Archibald Austin (Democratic-Republican) 27.1%
Virginia 17 James Pleasants Democratic-Republican 1811 Incumbent re-elected. James Pleasants (Democratic-Republican)[g]
Virginia 18 Thomas M. Nelson Democratic-Republican 1816 (Special) Incumbent retired.
New member elected.
Democratic-Republican hold.
Mark Alexander (Democratic-Republican) 54.7%
Theo Field (Democratic-Republican) 25.9%
James Wyche (Democratic-Republican) 17.8%
Virginia 19 John Pegram Democratic-Republican 1818 (Special) Incumbent lost re-election.
New member elected.
Democratic-Republican hold.
James Jones (Democratic-Republican) 70.6%
John Pegram (Democratic-Republican) 29.4%
Virginia 20 James Johnson Democratic-Republican 1813 Incumbent re-elected. James Johnson (Democratic-Republican) 100%
Virginia 21 Thomas Newton Jr. Democratic-Republican 1797 Incumbent re-elected. Thomas Newton Jr. (Democratic-Republican) 100%
Virginia 22 Hugh Nelson Democratic-Republican 1811 Incumbent re-elected. Hugh Nelson (Democratic-Republican)[g]
Virginia 23 John Tyler Democratic-Republican 1816 (Special) Incumbent re-elected. John Tyler (Democratic-Republican)[g]

Non-voting delegates[edit]

There were four territories with the right to send non-voting delegates to at least part of the 16th Congress, two of which, Michigan Territory and Arkansas Territory were new to this Congress.

District Incumbent This race
Member Party First elected Results Candidates
Alabama Territory at-large Vacant No delegate election as Alabama Territory was admitted to the Union at the start of the 1st Session of the 16th Congress.
Arkansas Territory at-large None (District created) See Special elections, above.
Michigan Territory at-large None (District created) New seat.
New delegate elected.
William Woodbridge[g]
Missouri Territory at-large John Scott 1816
1817 (Vacated)
1817 (Special)
Incumbent re-elected. John Scott 62.2%
Samuel Hammond 37.7%

See also[edit]

Notes[edit]

  1. ^ Excludes states admitted after the start of the 16th Congress
  2. ^ a b c Includes late elections
  3. ^ Party affiliation not given in source
  4. ^ a b c d e f g h i j k l Only candidates with at least 1% of the vote listed.
  5. ^ Late election to the 15th Congress
  6. ^ a b c d Full name unknown
  7. ^ a b c d e f g h i j k l m Numbers of votes missing or incomplete in source.[citation needed]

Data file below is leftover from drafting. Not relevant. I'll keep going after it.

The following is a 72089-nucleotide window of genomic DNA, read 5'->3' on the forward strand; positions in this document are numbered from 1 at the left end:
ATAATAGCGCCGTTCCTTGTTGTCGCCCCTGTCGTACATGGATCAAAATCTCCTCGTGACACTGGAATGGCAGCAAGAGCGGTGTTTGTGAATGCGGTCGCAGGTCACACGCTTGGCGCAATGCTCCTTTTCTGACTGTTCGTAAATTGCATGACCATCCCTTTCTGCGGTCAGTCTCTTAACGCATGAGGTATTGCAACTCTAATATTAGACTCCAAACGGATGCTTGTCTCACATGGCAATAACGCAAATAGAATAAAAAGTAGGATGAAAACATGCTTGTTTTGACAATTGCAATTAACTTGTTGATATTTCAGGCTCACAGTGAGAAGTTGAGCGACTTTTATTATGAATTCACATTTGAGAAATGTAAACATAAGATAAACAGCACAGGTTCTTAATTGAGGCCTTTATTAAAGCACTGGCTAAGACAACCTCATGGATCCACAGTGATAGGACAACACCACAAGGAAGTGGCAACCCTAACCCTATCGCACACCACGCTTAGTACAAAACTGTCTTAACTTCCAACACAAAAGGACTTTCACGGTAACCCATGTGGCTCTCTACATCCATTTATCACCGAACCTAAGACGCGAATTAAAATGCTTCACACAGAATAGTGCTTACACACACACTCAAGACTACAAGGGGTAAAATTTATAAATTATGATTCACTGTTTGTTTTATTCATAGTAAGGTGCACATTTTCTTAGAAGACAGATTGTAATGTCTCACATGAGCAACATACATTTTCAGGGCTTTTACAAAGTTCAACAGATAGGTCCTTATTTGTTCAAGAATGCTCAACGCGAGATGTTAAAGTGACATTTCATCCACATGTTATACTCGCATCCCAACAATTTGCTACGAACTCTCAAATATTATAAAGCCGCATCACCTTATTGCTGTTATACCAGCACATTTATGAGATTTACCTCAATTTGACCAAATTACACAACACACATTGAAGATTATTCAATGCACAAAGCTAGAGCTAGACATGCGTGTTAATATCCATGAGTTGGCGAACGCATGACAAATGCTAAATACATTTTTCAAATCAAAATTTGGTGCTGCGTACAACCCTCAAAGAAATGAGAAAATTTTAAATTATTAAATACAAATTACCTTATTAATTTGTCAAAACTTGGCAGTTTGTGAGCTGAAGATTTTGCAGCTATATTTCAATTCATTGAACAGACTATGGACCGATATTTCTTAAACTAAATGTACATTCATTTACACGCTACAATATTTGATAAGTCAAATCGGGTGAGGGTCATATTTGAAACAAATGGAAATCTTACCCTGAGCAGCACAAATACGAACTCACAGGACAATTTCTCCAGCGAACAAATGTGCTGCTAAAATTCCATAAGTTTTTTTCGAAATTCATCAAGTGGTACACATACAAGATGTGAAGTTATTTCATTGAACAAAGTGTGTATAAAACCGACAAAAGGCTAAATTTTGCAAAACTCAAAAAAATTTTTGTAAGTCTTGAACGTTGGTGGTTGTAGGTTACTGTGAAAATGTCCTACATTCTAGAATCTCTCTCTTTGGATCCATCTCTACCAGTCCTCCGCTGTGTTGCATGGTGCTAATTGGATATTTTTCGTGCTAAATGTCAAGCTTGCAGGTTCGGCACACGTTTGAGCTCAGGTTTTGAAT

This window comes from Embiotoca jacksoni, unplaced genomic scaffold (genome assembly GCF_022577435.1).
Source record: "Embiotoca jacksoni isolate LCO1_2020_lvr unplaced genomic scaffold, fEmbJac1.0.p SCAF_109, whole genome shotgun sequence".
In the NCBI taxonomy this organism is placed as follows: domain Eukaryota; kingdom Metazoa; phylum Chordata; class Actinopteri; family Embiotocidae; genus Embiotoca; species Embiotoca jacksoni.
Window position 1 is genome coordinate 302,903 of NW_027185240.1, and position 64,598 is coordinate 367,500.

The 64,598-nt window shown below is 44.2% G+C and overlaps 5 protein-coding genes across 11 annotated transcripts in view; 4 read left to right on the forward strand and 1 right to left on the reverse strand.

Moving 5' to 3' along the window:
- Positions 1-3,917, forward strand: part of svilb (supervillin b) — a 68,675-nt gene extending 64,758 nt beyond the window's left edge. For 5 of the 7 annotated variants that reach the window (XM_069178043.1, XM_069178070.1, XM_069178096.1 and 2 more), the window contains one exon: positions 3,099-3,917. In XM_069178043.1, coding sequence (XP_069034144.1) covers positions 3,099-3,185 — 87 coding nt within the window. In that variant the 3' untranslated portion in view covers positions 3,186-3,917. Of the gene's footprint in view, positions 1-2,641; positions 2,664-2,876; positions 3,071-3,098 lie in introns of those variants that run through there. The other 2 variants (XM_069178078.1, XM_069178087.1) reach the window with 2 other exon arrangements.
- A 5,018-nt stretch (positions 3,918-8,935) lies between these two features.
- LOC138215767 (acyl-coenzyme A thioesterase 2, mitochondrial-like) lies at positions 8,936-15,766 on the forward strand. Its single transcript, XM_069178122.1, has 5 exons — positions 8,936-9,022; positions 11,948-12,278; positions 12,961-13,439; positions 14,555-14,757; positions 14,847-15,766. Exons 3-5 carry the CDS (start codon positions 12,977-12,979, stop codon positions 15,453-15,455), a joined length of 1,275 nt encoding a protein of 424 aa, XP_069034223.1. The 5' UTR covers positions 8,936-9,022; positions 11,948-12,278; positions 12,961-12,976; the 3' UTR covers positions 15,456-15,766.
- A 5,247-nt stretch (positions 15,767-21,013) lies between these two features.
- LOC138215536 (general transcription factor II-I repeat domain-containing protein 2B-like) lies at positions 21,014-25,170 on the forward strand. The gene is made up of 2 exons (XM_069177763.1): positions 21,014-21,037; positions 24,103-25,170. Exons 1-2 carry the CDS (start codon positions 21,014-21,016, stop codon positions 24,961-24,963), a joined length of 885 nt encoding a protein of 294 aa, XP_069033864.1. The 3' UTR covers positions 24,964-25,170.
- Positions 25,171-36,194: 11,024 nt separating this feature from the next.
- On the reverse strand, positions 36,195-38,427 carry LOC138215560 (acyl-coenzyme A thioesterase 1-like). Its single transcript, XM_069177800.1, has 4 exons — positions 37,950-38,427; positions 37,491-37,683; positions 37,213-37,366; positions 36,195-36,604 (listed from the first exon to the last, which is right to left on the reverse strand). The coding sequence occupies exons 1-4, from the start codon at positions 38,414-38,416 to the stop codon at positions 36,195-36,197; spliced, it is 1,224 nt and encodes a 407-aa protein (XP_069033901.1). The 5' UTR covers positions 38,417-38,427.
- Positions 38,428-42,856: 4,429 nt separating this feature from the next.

8. ^ District numbers differed between source used and elsewhere on Wikipedia; district numbers used elsewhere on Wikipedia used here
  9. ^ Electoral data presumably incomplete in source
  10. ^ a b In New York's 1st district, an election dispute arose. Initial returns showed the winners to be Silas Wood and Ebenezer Sage. This election was contested, however, on the grounds that there were 396 votes for "James Guyon" which, when added to the total number of votes reported for James Guyon Jr., would place Guyon in second place, above Sage. Sage never appeared to take his seat, and Guyon was awarded the seat January 14, 1820.[17]
  11. ^ a b c d e f g h i j Ran under Clintonian/Federalist joint ticket.
  12. ^ Election contested.
  13. ^ The official certificate of vote in the General Assembly Session Records states that Slocumb won by 1,476 votes. No other returns are known to exist for this race.[citation needed]
  14. ^ a b c Based on incomplete data.
  15. ^ The Raleigh Register reported September 3, 1819 that Walker won the race by 587 votes.
  16. ^ Changed parties
  17. ^ a b c Initial returns showed Rollin C. Mallary in 8th place with 6,879 votes and Orsamus Cook Merrill in 6th place with 6,955 votes, but after challenging the results, the House Committee on Elections declared Mallary the winner of the last seat with 6,961 votes, a 6-vote lead over Merrill.[citation needed] Mallary was seated January 13, 1820.[17]

References[edit]

  1. ^ Stat. 430
  2. ^ Stat. 492
  3. ^ Stat. 555
  4. ^ a b c d e f g h i j k l m n "Fifteenth Congress March 4, 1817, to March 3, 1819". Office of the Historian, United States House of Representatives. Retrieved November 2, 2018 – via History.house.gov.